How do Americans who value individualism, independence, and progress, balance those ideals with moral obligation, and belief in the Declaration of Independence that states that every man is created equal? School children recite the Pledge of Allegiance and many people desire that the words “One nation under God” be left in the passage, but few would agree with  the following from Leviticus. Every 50 years, God said, he wanted all land to return to the original owners — without compensation. Physical handicaps, death of a breadwinner, or less natural ability might bring some people to become poorer than others. But God did not want such disadvantages to lead to greater and greater extremes of wealth and poverty among his people. Hence a means was prescribed to equalize land ownership every 50 years (Lev. 24:10-24).

Landowners would not be in favor of  returning their land to the original owner.  Today, corporations have the same rights as citizens. In an article by Joel Bleifss in “These Times Magazine,” February 1998, Bleifuss writes: Corporations can’t cast a ballot, but they do vote with their wallets. In the 1995-96-election cycle, corporations and corporate PACs contributed $147 million to candidates running for federal office. The United States is one of the few democracies where such donations are legal. The Supreme Court affirmed the right of corporations to pay for electoral campaigns in the 1978 case First National Bank v. Bellotti. Writing for the majority, Justice Lewis Powell explained that giving cash to influence the outcome of an election “is the type of speech indispensable to decision making in a democracy, and this is no less true because the speech comes from a corporation rather than an individual.” Although courts now permit government regulation of business, corporations have managed to retain the First Amendment rights they were granted. Few, if any, mainstream voices consider the question: Should corporations have the same rights as people have? Corporations based in the United States wield vast economic and political power. They can live forever. They feel no pain. They do not need clean air to breathe, potable water to drink or healthy food to eat. Their only goal is to grow bigger and more powerful. Rather than treating these institutions as if they were flesh and blood, the political and legal system should acknowledge the fact that corporations are merely one way that people organize themselves to do business. They are not “endowed by the creator with unalienable rights” but rather are human-made creatures that can just as easily be unmade if they cease to serve a worthwhile public function.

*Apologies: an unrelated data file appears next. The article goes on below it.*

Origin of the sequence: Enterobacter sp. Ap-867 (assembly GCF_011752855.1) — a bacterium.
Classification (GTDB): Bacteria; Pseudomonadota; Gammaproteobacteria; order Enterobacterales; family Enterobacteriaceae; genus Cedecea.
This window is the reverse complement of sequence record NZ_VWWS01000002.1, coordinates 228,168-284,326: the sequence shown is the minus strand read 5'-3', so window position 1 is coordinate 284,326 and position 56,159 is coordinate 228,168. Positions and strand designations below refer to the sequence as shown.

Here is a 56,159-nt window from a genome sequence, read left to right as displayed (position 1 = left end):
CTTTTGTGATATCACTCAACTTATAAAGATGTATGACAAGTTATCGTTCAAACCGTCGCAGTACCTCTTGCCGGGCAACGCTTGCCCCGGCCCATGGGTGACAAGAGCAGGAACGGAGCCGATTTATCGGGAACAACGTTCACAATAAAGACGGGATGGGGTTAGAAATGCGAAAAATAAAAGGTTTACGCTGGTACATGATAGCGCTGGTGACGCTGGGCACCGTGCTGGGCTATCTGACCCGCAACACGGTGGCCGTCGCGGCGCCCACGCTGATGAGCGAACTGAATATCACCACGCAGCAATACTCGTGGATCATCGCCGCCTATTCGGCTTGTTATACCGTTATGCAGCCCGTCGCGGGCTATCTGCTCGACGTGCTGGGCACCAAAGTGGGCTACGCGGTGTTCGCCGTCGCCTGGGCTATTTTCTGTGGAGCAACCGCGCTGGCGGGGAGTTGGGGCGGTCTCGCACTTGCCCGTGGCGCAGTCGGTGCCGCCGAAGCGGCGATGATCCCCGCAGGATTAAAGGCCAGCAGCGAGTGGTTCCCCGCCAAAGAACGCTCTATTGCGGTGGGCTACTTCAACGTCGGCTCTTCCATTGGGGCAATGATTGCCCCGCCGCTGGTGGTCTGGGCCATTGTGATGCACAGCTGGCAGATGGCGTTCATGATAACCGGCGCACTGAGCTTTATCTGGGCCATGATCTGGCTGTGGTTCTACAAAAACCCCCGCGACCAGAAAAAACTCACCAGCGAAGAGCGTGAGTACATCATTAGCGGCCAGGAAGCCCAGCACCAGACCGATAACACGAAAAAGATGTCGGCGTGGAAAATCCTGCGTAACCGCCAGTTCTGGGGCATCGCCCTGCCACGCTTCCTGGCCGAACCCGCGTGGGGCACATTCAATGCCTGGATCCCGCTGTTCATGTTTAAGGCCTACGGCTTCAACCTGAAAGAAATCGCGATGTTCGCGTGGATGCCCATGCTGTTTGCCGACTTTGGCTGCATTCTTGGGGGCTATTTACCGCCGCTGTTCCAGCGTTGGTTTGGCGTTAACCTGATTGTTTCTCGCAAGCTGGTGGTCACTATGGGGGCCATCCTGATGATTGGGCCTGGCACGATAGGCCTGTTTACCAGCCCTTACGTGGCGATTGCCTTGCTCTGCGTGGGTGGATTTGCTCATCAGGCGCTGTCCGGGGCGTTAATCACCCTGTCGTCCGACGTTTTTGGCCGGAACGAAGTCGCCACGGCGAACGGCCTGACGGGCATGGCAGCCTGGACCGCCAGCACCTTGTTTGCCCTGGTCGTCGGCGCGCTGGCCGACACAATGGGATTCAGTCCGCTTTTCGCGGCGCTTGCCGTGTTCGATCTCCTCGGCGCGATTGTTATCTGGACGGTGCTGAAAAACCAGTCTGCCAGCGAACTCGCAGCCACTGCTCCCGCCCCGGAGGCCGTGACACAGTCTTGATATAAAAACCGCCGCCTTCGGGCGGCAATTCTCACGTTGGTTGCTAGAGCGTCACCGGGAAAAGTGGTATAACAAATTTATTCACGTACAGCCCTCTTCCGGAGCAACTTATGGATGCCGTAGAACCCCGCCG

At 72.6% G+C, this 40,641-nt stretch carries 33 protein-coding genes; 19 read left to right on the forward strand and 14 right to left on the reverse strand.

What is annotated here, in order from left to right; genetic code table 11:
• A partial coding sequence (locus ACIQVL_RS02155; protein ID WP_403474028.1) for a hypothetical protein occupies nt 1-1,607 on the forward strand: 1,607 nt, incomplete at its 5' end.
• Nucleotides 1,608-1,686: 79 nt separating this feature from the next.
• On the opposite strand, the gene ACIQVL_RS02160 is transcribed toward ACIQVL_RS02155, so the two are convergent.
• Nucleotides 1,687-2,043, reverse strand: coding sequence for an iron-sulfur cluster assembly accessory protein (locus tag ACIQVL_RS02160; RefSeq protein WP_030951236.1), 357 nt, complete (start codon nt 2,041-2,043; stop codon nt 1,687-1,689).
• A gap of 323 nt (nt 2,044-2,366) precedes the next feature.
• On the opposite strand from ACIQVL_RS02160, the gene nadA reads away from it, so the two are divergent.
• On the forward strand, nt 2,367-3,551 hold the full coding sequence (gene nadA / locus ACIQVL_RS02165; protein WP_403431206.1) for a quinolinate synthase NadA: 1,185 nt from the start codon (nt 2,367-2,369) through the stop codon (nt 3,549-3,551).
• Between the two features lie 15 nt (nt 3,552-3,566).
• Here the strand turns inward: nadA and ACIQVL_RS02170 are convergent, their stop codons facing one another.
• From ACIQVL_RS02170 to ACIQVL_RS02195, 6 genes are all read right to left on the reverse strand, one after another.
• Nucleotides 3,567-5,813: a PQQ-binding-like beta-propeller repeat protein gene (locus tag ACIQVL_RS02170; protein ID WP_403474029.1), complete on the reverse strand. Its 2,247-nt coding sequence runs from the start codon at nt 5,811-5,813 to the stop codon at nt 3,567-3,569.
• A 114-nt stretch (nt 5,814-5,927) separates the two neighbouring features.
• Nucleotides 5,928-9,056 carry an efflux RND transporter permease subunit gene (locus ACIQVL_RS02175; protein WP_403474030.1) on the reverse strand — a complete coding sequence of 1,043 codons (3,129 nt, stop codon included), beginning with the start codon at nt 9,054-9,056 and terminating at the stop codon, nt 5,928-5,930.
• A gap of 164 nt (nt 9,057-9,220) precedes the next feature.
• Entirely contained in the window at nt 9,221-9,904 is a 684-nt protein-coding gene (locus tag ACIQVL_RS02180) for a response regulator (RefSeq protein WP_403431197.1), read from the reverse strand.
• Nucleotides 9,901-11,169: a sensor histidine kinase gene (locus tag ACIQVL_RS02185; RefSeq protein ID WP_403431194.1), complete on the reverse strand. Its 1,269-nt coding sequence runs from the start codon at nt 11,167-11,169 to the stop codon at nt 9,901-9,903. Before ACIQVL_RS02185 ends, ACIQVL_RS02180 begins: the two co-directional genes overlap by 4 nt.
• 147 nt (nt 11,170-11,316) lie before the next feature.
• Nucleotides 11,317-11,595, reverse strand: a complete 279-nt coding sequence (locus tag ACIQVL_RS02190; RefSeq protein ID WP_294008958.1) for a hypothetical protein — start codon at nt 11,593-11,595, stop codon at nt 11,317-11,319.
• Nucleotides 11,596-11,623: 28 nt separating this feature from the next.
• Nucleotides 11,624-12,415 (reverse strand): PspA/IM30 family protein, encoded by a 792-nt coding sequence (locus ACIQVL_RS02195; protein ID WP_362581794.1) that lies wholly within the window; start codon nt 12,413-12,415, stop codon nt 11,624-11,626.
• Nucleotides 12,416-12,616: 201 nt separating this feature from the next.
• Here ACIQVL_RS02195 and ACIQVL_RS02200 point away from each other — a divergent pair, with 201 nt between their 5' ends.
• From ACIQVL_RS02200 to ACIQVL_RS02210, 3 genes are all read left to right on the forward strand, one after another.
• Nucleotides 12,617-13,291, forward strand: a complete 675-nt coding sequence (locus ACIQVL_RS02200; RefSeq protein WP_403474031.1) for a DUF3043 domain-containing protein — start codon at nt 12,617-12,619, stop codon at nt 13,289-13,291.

Philosopher Immanuel Kant had much to say about morality and freedom. Kant describes morality as the limiting of oneself from engaging in certain behaviors because they are “immoral,” and believes doing this is the highest expression of the concept of freedom.

Being wealthy does not mean a person is immoral and being poor certainly does not ensure morality, but being poor due to injustice does create fertile ground for anger, depression, hopelessness and according to Mazlow little chance of self-actualization, and would we not want all of our citizens to have the right to life, liberty, self-actualization and the pursuit of happiness, with time and place to wonder about the lives of ladybugs and dragonflies?


Posted August 15, 2010 by strongjacksonpoet54 in Essays